I move: "That the Bill be now read a Second Time."
The past five years have been turbulent and traumatic in the housing market which has fed into and driven much of the current economic crisis. An obsession with residential property as an investment class rather than as a place of shelter, a home, was driven by the failed pro-cyclical policies of the past decade. Homeownership, a noble aspiration, was mutated into a speculative mania and a whole generation was forced, or encouraged, to chase an out of control housing bubble. When the music stopped, the damage to individual households and the wider economy was clear to see. Spuriously inflated property prices, lax lending policies and weak central oversight have bequeathed large-scale negative equity and the spectre of repossessions to a large segment of society.
Many people are struggling to pay their mortgages or at risk of losing their homes. What should be viewed as a place of comfort and shelter is now, for too many, a millstone, a cause for constant concern. In my first year as Minister of State with responsibility for housing, I have become acutely aware of the real difficulties people are experiencing. There is no question that we face a difficult path in finding a solution to the housing crisis. It will not be solved overnight. There are no magic bullets. What is needed is sound and humane decision-making, imaginative policies that produce the greatest possible housing yield for the widest range of people at the best return to the taxpayer and, critically, an understanding of and a learning from the mistakes of the past.
We must not return to the unsustainable, unprecedented growth that represented the boom years. The greater the boom, the worse the bust. We must seek to provide a moderating structure that allows for sustainable and long-term growth again. If we can do this, the suffering and hardship being experienced will not be in vain. For all these reasons, I am absolutely committed to the development of a genuinely sustainable approach to housing policy which will have the interests of communities at its heart, be based on choice, fairness and equity across tenure. It will be a policy that will enable all households access to good quality housing appropriate to their household circumstances and in their community of choice. I am committed to a vision of housing where people once again view their house as a place for hearth and home, not as a failed investment.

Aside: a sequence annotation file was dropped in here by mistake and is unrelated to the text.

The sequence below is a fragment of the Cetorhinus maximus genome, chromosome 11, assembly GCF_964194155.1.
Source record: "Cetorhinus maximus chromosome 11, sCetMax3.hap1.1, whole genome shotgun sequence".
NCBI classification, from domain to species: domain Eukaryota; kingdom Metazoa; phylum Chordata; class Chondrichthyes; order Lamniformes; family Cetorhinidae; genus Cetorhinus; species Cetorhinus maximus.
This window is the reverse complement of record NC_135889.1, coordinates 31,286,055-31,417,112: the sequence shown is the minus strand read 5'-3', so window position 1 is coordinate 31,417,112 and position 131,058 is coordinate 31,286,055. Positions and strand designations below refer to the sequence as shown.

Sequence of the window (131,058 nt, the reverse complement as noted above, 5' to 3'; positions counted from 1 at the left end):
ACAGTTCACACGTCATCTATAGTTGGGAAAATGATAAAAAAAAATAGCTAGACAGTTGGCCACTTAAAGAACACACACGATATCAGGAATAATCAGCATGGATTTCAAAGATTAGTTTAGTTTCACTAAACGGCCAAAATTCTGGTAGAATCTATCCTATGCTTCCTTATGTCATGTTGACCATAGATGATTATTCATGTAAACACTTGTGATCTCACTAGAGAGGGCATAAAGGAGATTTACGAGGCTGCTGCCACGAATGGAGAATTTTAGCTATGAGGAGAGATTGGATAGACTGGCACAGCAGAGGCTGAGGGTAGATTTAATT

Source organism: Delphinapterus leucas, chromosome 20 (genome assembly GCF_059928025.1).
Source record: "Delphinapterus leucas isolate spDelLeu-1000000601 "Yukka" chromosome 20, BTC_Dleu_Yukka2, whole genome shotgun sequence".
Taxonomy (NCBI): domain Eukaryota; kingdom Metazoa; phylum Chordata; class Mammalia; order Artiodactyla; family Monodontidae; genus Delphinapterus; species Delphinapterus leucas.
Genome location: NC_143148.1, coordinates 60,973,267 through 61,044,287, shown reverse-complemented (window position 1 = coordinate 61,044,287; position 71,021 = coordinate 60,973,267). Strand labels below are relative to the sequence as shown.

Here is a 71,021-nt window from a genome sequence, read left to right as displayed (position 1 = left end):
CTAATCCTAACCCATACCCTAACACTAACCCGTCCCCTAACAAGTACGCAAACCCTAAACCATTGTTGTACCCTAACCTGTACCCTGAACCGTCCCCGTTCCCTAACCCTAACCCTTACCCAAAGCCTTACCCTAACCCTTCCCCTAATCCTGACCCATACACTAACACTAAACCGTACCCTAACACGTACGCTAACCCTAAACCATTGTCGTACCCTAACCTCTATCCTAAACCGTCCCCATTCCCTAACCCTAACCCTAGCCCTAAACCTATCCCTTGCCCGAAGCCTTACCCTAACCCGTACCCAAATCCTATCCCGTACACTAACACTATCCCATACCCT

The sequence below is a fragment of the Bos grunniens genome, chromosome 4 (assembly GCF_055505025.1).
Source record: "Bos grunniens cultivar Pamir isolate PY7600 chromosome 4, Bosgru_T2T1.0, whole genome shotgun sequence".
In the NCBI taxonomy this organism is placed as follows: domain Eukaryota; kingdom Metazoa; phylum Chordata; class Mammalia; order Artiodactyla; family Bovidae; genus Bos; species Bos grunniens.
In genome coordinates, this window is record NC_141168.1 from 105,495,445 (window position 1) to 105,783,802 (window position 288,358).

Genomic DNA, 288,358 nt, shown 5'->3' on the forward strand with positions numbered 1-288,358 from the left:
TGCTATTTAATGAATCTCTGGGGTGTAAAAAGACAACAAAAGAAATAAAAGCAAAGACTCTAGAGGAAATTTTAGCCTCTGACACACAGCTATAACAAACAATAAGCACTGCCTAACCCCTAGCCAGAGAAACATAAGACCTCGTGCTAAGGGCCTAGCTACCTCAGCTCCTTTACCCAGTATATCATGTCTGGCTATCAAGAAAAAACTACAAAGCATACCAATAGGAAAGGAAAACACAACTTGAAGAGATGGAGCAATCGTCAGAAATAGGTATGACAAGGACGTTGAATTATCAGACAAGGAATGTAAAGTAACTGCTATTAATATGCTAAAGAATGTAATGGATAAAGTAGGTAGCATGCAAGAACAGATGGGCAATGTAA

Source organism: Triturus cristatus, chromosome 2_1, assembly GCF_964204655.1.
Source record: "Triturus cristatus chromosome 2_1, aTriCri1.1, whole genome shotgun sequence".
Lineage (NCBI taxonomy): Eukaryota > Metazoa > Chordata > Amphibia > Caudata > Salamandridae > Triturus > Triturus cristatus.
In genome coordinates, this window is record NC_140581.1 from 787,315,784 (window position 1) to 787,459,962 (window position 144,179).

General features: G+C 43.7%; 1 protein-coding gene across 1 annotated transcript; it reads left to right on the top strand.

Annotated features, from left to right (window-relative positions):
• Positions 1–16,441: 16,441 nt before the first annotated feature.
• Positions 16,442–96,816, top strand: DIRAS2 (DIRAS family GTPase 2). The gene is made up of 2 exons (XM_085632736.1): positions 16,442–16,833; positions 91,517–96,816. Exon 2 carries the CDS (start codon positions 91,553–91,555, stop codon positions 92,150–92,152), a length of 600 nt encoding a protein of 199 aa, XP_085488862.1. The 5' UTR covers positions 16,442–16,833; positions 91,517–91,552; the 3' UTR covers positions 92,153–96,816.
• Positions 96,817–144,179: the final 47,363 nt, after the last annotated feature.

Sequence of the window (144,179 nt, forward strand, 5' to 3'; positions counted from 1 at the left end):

We must approach housing differently now. The Government's housing policy statement, published in June 2011, marked a profound change in the State's approach to housing policy. This short statement was based on several fundamental principles and goals that will form the basis for reform. It is a framework document that does not claim to contain all the answers to the issues it raises. It takes account of the dramatic cycle of growth and collapse in the residential property market. In that context, it charts a way forward for housing policy by placing explicit emphasis on choice, equity across all housing tenures and delivering quality outcomes for the resources invested. This will serve as the framework for a sequence of legislative and policy initiatives in the short to medium term. Key to these aims will be the move from a focus on the promotion of homeownership to a more equitable treatment of tenures. If there is one lesson this crisis has taught us, it is that homeownership need not be the ultimate goal. This does not mean the Government is turning its back on homeownership or that we are seeking to impede people from realising their valid homeownership aspirations. Far from it. The reality is that, for the majority of households, homeownership will continue to be the tenure of choice, a fact recognised and welcomed by the Government. However, there are other households that may not want, or may not be in a position, to own their own home. Our goal for such households is to provide for choice based on household circumstances and needs rather than the expectation of house price growth.